Wednesday, 9 December 2020

Antichrisis - Foxfire (2020)

Country: Germany
Style: Gothic Rock
Rating: 7/10
Release Date: 25 Sep 2020
Sites: Bandcamp | Metal Archives | Official Website

I remember Antichrisis, not from the eighties for a change, as they weren't formed until 1995 but from the turn of the millenium. I came in on their second album, A Legacy of Love in 1998, and particularly enjoyed the third, Perfume, in 2001. I used Hole in My Head in a mixtape. Remember them?

Well, Antichrisis were a band back then, even if Moonshadow was clearly in charge. Nowadays they're a duo, Moonshadow renamed to Sid but now contributing all the instrumentation, much of which is electronic, and the male vocals, which take the lead on at least half of the songs here. The other name is Ayuma; Antichrisis used to change the female lead up on every album, but here, if I'm not mistaken, she becomes the first to return for a second, eight years after her first, Not Fade Away in 2012.

Like Not Fade Away, this is a very generous album, with fifteen songs racking up almost 72 minutes, a whisker under the 73 that the prior album ran. The quality is pretty consistent and I wouldn't call any of them filler, though the album as a whole wouldn't have been hurt had a couple been shifted out to become B sides.

After an atmospheric intro, they start very well indeed, with Romeo one of the album's highlights; it's a good old fashioned gothic rock song with a catchy chorus. This album is very much looking back in time, to the early days of goth in the early eighties, when pop music, especially in the UK, got interesting for quite a while and entire genres were born apparently out of whole cloth. There were points here that reminded me of artists and bands as varied as Kate Bush, Beltane Fire and Mike Oldfield.

About the only influence I felt from earlier is David Bowie, and I mean early pre-glam Bowie. It wasn't just the title of Gravity on Mars that brought him to mind. Outside of that one, it's all early eighties and not a lot of bringing anything up to date. It feels like a nostalgic album. Sid has called it a review of his life thus far but, if that's what it is, it's a rather focused slice of that life.

For a while, vocal duties alternate. Sid sings Romeo, but Ayuma sings Gravity on Mars, a dreamy pop song with prominent fiddle and a vocal that floats around my speakers. Sid is back for Last Night, an old school goth song with a perky beat. Then it's Ayuma, with some really inventive, characterful vocals, on No Going Back, the most overtly Kate Bush influenced song. However, after the baton passes back to Sid for a keyboard heavy Is Anybody There?, he keeps it for a while and the album settles down.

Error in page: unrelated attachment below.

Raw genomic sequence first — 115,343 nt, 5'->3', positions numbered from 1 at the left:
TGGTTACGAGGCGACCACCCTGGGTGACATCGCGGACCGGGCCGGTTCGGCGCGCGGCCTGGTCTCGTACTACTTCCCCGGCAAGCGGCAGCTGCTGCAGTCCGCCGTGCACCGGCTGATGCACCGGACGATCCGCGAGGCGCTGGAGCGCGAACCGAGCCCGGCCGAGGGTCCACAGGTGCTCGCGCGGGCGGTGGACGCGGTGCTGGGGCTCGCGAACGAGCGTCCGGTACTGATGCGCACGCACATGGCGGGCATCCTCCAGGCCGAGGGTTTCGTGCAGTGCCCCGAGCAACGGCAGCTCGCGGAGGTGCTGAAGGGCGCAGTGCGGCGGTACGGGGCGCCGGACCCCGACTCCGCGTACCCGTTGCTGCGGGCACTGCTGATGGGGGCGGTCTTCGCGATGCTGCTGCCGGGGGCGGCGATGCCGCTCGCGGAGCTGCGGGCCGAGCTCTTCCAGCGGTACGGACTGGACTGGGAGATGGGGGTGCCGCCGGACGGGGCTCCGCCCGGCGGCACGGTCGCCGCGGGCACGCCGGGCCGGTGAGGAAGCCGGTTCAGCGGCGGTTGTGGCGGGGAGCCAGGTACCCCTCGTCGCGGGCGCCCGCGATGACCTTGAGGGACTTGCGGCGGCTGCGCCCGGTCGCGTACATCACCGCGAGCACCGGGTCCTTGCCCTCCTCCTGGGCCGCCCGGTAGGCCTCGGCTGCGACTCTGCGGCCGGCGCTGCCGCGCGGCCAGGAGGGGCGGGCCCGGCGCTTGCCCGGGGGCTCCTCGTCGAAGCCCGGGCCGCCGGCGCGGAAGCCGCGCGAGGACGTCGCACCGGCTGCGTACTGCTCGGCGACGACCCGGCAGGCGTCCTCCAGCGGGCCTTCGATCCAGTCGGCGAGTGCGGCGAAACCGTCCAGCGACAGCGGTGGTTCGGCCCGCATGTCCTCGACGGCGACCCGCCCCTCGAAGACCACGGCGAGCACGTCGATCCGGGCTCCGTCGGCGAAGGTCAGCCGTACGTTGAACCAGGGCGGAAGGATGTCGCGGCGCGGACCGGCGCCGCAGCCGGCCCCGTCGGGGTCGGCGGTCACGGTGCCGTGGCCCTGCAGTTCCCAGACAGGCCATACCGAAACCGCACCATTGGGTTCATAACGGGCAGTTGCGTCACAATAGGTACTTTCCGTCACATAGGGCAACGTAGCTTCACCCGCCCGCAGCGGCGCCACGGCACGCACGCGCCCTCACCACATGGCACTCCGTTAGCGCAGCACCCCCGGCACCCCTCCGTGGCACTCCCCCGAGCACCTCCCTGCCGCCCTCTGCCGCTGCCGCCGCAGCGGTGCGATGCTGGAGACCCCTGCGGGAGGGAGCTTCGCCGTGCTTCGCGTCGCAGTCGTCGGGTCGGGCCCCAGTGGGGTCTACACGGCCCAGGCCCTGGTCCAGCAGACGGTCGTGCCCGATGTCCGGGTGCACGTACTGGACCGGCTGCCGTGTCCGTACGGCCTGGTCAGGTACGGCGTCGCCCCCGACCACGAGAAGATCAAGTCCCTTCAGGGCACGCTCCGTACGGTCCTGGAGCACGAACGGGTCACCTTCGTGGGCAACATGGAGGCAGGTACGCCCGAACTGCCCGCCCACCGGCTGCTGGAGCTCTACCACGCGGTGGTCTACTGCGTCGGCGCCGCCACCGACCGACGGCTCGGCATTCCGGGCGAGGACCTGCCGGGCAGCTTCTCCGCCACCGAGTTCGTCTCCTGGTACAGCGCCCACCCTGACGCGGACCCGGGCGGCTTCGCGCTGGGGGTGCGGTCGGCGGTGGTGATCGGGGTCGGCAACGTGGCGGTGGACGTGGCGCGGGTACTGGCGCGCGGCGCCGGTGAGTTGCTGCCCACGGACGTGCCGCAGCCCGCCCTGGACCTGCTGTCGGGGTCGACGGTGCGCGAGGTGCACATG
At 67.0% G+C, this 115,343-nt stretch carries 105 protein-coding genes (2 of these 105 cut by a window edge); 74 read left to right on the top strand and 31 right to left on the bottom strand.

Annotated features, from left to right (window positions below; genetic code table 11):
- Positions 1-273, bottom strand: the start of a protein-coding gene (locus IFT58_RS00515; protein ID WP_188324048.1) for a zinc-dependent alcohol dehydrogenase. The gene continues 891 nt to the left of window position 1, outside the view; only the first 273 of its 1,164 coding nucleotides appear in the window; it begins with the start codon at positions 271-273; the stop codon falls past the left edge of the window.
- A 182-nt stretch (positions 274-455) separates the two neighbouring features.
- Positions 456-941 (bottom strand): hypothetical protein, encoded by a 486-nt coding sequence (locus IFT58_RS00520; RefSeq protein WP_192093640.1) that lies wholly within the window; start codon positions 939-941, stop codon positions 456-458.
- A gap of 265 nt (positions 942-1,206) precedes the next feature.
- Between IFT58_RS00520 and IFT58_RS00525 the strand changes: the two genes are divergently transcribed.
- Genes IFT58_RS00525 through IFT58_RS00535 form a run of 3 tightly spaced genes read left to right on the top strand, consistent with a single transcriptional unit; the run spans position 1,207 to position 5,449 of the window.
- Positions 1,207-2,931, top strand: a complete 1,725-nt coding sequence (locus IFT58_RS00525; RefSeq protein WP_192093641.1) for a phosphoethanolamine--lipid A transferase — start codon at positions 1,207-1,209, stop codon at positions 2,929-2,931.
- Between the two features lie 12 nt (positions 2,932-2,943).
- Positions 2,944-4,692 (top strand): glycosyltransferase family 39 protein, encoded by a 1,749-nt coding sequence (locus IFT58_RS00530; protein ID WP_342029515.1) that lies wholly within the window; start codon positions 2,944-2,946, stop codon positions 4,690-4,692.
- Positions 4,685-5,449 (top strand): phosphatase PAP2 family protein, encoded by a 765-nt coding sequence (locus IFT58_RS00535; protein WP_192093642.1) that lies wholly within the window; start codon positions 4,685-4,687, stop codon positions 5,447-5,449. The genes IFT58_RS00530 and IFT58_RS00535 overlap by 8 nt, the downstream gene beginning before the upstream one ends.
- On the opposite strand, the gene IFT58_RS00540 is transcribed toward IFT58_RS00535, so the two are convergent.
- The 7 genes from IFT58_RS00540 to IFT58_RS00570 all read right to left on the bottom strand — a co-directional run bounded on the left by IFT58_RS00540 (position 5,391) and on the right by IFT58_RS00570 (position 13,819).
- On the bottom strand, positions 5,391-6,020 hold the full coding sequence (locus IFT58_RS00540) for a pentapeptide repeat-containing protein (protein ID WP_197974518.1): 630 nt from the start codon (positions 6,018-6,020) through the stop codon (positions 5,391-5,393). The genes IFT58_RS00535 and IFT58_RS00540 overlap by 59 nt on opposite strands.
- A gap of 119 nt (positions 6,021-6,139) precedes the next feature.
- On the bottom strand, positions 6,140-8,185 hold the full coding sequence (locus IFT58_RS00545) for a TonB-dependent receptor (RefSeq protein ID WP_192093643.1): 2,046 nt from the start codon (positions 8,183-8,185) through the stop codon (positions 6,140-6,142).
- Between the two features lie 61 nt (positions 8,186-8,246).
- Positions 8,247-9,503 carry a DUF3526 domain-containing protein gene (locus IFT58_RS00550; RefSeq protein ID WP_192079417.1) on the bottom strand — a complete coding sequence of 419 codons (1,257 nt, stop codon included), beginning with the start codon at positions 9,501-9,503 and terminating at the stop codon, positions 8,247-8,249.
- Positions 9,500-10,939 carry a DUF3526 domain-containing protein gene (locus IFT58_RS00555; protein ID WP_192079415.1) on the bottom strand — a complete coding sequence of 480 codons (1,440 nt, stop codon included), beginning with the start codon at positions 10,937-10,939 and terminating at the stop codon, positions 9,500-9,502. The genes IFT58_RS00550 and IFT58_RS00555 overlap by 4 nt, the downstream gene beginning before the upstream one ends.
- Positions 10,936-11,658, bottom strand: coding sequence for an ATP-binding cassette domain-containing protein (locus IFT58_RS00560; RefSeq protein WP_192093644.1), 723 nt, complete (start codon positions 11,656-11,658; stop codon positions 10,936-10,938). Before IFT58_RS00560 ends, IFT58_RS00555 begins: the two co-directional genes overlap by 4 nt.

I think that first clump of half a dozen tracks are the strongest here, but there's still interesting stuff to be found in the next four. After the War is beat-heavy, presumably deliberately aiming for the army on the march feel; so is St. Materiana, which is more alternative than goth, reminding me rather a lot of Beltane Fire, and Close Hauled, easily the longest song on the album at eight minutes on the dot, plays with that martial beat again at points.

She Lay Waiting is underwhelming at this point on the album, but it sounds good enough and it may well be one of those sleepers that turns out to be a future favourite when the catchier material fades. I was less impressed with Forever and a Day, with some clumsy scansion with the title. My OCD reacts heavily to things like that. The Night is Still Young is decent too, like an alternative single from the early eighties by a band who came out of nowhere, made us notice them, and promptly split up.

Et in Arcadia Ego is the late highlight for me, with another inventive Ayuma vocal. I do like this band a little more when she's singing. Sid sounds good, but he also sounds like a lot of other singers and I don't get that much with Ayuma. She sounds like Ayuma and this song, along with No Going Back and Gravity on Mars, are easily my favourites here, along with Sid's Romeo.

The album ends with yet another return to Goodbye to Jane, not a Slade cover but a new version of a song from their debut album, Cantara Anachoreta, that's shown up elsewhere too. Sid comes back to it a lot. He does so here because there's a new sequel song, Jane's Redemption. This is tough stuff, about a child escaping sexual abuse through suicide, but the sequel tempers it a little by making the ending a bit more about escape and a bit less about suicide. We leave it a bit happier than we used to.

I'm happy I got to hear another Antichrisis album and this tells me that I really should check out Not Fade Away, which I haven't heard. Sid says that the style will change for the next album, whenever that shows up, so I'm intrigued about that too. In the meantime, Ayuma has a solo album from 2018 that I plan to find too, called Unorthodox.

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